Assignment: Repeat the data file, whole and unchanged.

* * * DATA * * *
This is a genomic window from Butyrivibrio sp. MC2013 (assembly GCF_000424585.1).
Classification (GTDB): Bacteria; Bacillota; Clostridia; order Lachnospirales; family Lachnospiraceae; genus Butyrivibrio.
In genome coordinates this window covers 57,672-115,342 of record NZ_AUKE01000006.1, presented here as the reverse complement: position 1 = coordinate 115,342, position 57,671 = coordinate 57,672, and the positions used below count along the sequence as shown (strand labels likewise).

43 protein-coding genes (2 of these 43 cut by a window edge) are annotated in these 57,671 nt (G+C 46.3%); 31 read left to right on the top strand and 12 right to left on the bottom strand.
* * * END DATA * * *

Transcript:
This is a genomic window from Butyrivibrio sp. MC2013 (assembly GCF_000424585.1).
Classification (GTDB): Bacteria; Bacillota; Clostridia; order Lachnospirales; family Lachnospiraceae; genus Butyrivibrio.
In genome coordinates this window covers 57,672-115,342 of record NZ_AUKE01000006.1, presented here as the reverse complement: position 1 = coordinate 115,342, position 57,671 = coordinate 57,672, and the positions used below count along the sequence as shown (strand labels likewise).

43 protein-coding genes (2 of these 43 cut by a window edge) are annotated in these 57,671 nt (G+C 46.3%); 31 read left to right on the top strand and 12 right to left on the bottom strand.